His father’s money offered Liebling a comfortable life, but he seemed aimless. He was expelled from Dartmouth for cutting chapel too often. He entered Columbia’s journalism school, whose program, he later said, had the intellectual weight of “a training school for future employees of the A&P.” Remnick says he used Columbia mostly to study French, while translating French erotica “on the side.” He eventually became so fluent in the language that his dying words were said to have been spoken in French, though nobody knew what they meant.

There were beginner jobs with newspapers: The New York World, which turned into the World-Telegram; The New York Times, where he briefly apprenticed in the sports department; and The Providence Journal. He was thirty when he started working on Harold Ross’s staff at The New Yorker. The year was 1935. He had already, in 1926–1927, spent the year in Paris that changed his life, and at The New Yorker he found his distinctive voice. Luc Sante, in his introduction to the new paperback reissue of The Telephone Booth Indian, credits the assistance of St. Clair McKelway.

Liebling’s first New Yorker success was a profile of the Harlem religious figure Father Divine, in which McKelway was his collaborator. After that he only got better. For the next twenty-five years he wrote constantly, easily, and apparently with a satisfaction and pleasure uncommon among writers. Liebling’s thumbnail sketch of his father—penniless at ten, rich at thirty, broke at sixty-five—appears in perhaps the finest of all his books, Between Meals. First published near the end of his life, it is now reissued in paperback with an especially good introduction which James Salter wrote in 1986.

This is a short book (167 pages) composed mostly of articles written originally for The New Yorker. These form a delicate and longing memoir centered on his youth in Paris in the 1920s. It was not the usual tale of being young in the Paris of the Twenties. “I never heard of Gertrude Stein,” he wrote, “and although I read Ulysses, I would as soon have thought of looking the author up as of calling on the President of the Republic.”

The reader coming to Liebling for the first time may be astonished by the voluminous discussion of food, cooking, and eating. He styled himself “a man of appetite” and spoke of the stages by which one developed a “gustatory career.” Salter, a novelist with the fiction writer’s preference for vigorous diction, says he was “legendary as a glutton” by the time Between Meals appeared. Glutton or man of appetite, Liebling’s catalog of what he ate in Paris during the Twenties will make diet-conscious Americans beg for mercy: conger eel en matelote, beef heart, hot andouille and andouillette (sausages of smoked tripe), blood pudding, stews of domestic rabbit and old turkey, sheep’s tripe and calves’ feet with salt pork, suckling pig, squab, kid.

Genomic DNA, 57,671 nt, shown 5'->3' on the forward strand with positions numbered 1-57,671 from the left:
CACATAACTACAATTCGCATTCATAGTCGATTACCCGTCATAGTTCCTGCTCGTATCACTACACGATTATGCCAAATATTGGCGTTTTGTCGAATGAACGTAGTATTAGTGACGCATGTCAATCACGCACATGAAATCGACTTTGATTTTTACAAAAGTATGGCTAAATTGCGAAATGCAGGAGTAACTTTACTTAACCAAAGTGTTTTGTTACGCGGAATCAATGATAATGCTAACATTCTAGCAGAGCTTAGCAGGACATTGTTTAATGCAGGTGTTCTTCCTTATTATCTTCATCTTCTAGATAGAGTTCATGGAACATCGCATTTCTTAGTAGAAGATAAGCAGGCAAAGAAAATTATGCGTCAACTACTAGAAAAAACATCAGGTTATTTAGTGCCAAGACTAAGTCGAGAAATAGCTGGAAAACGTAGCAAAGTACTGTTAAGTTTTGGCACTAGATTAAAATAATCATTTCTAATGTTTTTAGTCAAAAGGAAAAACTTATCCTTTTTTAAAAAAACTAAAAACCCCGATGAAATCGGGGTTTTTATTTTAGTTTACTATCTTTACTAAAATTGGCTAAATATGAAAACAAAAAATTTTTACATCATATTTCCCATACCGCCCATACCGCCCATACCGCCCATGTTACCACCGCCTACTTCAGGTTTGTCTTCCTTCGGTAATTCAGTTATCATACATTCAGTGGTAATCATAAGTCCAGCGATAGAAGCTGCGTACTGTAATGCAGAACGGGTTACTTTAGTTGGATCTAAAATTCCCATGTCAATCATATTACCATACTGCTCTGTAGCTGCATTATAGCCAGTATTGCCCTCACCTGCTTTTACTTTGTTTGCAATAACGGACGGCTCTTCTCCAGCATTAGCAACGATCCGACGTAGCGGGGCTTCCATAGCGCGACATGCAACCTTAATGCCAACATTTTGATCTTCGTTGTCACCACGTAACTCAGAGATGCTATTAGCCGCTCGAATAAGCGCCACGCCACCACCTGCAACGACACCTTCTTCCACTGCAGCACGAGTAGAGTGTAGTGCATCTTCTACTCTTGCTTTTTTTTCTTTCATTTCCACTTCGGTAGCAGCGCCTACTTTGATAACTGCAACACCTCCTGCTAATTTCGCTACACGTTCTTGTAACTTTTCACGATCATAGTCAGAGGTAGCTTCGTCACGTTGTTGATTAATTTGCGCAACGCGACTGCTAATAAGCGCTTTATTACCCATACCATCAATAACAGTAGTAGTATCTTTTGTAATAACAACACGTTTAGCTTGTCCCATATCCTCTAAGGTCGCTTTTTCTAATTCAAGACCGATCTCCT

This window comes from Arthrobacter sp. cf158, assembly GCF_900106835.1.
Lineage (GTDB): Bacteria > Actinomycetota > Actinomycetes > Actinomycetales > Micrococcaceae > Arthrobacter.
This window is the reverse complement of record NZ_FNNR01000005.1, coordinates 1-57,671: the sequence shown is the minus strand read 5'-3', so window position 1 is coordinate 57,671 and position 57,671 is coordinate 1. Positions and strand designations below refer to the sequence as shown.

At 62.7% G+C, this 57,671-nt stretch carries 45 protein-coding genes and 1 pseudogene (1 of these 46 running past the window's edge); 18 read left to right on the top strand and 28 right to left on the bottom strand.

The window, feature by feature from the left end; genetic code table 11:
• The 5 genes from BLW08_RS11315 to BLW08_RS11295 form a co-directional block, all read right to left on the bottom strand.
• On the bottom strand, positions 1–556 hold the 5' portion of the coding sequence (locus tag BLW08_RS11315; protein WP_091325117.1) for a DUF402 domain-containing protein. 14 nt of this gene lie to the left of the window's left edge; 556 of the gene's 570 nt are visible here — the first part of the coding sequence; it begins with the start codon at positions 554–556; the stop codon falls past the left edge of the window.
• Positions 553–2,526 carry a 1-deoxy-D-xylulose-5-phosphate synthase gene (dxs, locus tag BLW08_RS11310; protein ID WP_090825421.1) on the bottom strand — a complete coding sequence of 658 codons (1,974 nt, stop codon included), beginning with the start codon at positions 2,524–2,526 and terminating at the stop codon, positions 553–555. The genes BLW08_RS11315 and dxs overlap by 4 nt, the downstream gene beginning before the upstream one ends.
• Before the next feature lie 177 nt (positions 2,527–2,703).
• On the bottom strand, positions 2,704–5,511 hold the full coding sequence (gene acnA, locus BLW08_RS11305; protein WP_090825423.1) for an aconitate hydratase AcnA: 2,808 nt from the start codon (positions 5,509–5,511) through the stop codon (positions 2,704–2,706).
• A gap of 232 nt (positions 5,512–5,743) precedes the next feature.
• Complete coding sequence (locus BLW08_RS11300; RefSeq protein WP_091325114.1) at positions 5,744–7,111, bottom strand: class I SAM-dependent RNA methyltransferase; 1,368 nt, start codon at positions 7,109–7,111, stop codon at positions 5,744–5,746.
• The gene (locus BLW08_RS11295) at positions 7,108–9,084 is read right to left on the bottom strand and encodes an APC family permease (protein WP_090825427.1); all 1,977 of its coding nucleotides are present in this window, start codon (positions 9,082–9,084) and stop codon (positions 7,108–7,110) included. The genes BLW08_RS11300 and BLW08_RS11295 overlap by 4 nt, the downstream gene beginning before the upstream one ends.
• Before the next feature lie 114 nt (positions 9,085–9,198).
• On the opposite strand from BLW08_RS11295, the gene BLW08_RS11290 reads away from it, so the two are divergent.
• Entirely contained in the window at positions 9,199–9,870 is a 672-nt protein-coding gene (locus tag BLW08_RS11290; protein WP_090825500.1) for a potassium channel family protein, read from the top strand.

At times one suspects he may have been capable of eating it all at one sitting. He dilates on how to improve a pot au feu by adding an old pigeon or a crow. He writes with admiration of a favorite eating companion

dispatching a lunch of raw Bayonne ham and fresh figs, a hot sausage in crust, spindles of filleted pike in a rich rose sauce Nantua, a leg of lamb larded with anchovies, artichokes on a pedestal of foie gras, and four or five kinds of cheese, with a good bottle of Bordeaux and one of champagne, after which he would call for the Armagnac and remind Madame to have ready for dinner the larks and ortolans she had promised him, with a few langoustes and a turbot—and, of course, the fine civet made from the marcassin, or young wild boar….

And so on, not omitting woodcock and truffles baked in ashes.

His appetite made him a difficult dinner guest. In a foreword to Liebling’s Back Where I Came From, his good friend Philip Hamburger writes that when he came to dinner, if chicken was on the menu “a chicken was ordered for all the other guests, and two chickens for Joe.”

The appetite was cultivated in Paris in 1927 when he was supposedly studying at the Sorbonne, and living frugally on monthly remittances from home. The need for financial discipline taught him how to judge restaurants. When pinched for money, he learned how to recognize a good cheap restaurant: it was one where priests often ate with priests and “sporting girls” with other “sporting girls.” These were two classes of people who “like to eat well and get their money’s worth.”

Salter’s introduction for Between Meals flirts with the psychological goings-on behind Liebling’s journey from gourmet to glutton, then sensibly leaves it alone after saying “it had become an essential part of him, a consolation, a rebellion, a plume, and in the end he destroyed himself with kidney and heart trouble and his fingers, toes, and even ears disfigured by gout.”

Between Meals was composed in these years of physical decline, and Salter gives it a novelist’s highest praise: “Though not a novel it has a novel’s grip.” He ranks it in a class with A Moveable Feast, Ernest Hemingway’s late-life memoir of his own youth in Paris. Liebling’s work, however, is free of the mean-spirited tales demeaning old friends and acquaintances which put the sour edge on Hemingway’s book. Instead it contains something very close to a sentimental love story involving one of the “sporting girls” who abounded in the student quarter of Paris in 1927.